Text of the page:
Treaty details signal the end of unity in Cumann na mBan
Majority of women in the organisation voted in February 1922 to reject the terms offered as did the six women TDs in Dáil
Countess Constance Markievicz as a captain in the rish Citizen Army.
Constance Markievicz and Kathleen Lynn at Earlsfort Terrac circa Dec 1921-Jan 1922. Lynn, on hearing of the terms, wrote in her diary: “Peace terms, but what a peace! Not what Connolly, and Malin and countless others died for”. Photograph: Independent News And Media/Getty Images
The Anglo Irish Truce came into effect on July 11th, 1921. Its signing was a culmination of contacts between British government officials and Irish Republican leaders, beginning in the autumn of 1920.
By December 1920 Michael Collins said that there was “nearly a truce” but the hard line taken by the Chief Secretary of Ireland, Hamar Greenwood, who threatened to resign if there was a ceasefire before an IRA surrender, meant that this “had been made impossible”.
What followed in the first seven months of 1921 was the bloodiest and most violent period of the war. However, contacts, sporadic and often difficult to sustain, did happen.
South African Prime Minister, Jan Smuts, made contact with Eamon de Valera, now returned from America, in early June 1921.
Although willing to negotiate, De Valera was insistent that there could be no unilateral surrender by the IRA prior to a truce. A number of exchanges between Lloyd George and De Valera in early July led to the declaration of a military truce between the Crown Forces and the IRA on July 11th.
Under the terms all pursuit of IRA “officers and men, or war materials or military stores” by Crown Forces was to end as were “attacks on Crown Forces and civilians” by the IRA.
When the details of the Truce were communicated to IRA Divisional Commands, IRA units and Cumann na mBan branches, many “men on the run” began to return home and activist women began to reassess their work.
By the time of the Truce, as Margaret Ward has written, the women were “experienced activists with a maturity of understanding, confident in their work and determined to ensure that the war would be won on their terms”.
Hundreds of members of Cumann na mBan spent the previous years supporting the guerrilla campaign. They had also been a vital part of the running of the shadow State. They were, for example, appointed as judges in the Republican Courts. Women such as Kathleen Clarke, Maud Gonne McBride, and Hanna Sheehy Skeffington served as judges.
Many had also worked as propagandists for the Republic, helping produce and distribute the Bulletin, the official newspaper of Dáil Éireann, while senior activists such as Hanna Sheehy Skeffington and Mary MacSwiney among others, did Republican tours in America to promote the cause of the Irish Republic.
Women were also more engaged in local and national politics, fund raising and electioneering for Sinn Féin candidates, as well as running for election themselves.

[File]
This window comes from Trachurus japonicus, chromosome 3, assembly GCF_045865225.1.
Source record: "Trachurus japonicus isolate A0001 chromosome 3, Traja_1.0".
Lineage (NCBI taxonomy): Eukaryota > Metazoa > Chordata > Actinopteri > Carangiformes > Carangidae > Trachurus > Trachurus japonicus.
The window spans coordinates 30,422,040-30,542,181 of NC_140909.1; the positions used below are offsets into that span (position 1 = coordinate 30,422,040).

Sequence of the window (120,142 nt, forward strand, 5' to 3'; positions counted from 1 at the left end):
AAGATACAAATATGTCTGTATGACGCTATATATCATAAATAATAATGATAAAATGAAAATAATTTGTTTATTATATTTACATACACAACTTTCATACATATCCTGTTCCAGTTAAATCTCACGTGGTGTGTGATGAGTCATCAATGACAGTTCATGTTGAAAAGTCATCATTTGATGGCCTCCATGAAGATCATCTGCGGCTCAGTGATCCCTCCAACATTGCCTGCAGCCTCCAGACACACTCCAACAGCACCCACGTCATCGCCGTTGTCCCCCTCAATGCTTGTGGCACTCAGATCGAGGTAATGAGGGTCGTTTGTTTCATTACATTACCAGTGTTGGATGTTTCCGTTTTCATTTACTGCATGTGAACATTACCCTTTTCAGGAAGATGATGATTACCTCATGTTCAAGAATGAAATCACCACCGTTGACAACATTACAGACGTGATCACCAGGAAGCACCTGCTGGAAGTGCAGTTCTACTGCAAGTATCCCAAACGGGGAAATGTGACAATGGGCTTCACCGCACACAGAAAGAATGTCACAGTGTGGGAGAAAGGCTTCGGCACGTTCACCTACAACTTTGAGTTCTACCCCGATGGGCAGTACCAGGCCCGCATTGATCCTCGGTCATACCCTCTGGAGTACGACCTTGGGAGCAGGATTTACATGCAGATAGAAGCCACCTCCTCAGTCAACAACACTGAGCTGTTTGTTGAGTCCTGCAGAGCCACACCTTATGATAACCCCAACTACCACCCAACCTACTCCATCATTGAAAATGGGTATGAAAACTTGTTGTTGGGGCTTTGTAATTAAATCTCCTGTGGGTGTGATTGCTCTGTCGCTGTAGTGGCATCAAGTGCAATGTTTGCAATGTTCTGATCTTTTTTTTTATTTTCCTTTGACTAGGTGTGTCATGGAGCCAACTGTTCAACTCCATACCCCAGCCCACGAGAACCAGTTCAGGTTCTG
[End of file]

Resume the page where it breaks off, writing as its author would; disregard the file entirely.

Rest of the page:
In the local elections of 1920, 43 women were elected, while in the general election of 1921, six women Sinn Féin candidates were elected unopposed. These were Cumann na mBan president Countess Markievicz, Kathleen Clarke, Mary MacSwiney, Ada English, Margaret Pearse, and Kate O’Callaghan.
Like many in the IRA, members of Cumann na mBan were not convinced that the Truce represented a permanent cessation of violence, especially as it was unclear what the terms of any Treaty would be.
Preparations for resumption of violence, including participation in training camps around the country, were ongoing from July.
Cumann na mBan held their 1921 annual convention on the October 22nd/23rd.
Markievicz praised the vital work of the members during the War of Independence; “the men in the country tell me they never could have carried on without Cumann na mBan who did all sorts of work for them”.
The organisation was now in a strong position with over 800 branches and was, as many activists later noted in their memoirs, ready, if called on, to continue the war.
However, despite the central role of women in the War of Independence, no senior woman was sent to London in December 1921, as a plenipotentiary, to negotiate with the British Government.
Mary MacSwiney was, it seems, interested but was considered by De Valera and others to be too intransigent.
Cumann na mBan, which had reaffirmed its allegiance to the Republic proclaimed in 1916 at its 1921 convention, waited on the sidelines for the outcome of the negotiations.
When the terms of the Treaty became public there was real anger among many Republicans, women and men. As Dr Kathleen Lynn, on hearing of the terms, wrote in her diary, “Peace terms, but what a peace! Not what Connolly, and Malin and countless others died for”.
Lynn’s words reflect the thoughts of many Republican women. In a bitter split amid pleas from senior members such as Jennie Wyse Power to accept the Treaty as a stepping stone to a Republic, the majority of women in Cumann na mBan voted in February 1922 to reject the terms offered as did the six women TDs in the Dáil.
With the IRA also bitterly split on the Treaty, the scene was now set for a return to violence and a bloody Civil War, where former comrades, male and female, fought each other.
A majority of active Cumann na mBan members threw their militant energies behind the anti-Treaty cause, and would endure the trauma and anti-women legacies of this decision on into the Irish Free State.
Mary McAuliffe is Assistant Professor/Lecturer in Gender Studies at UCD, specialising in Irish women’s/gender history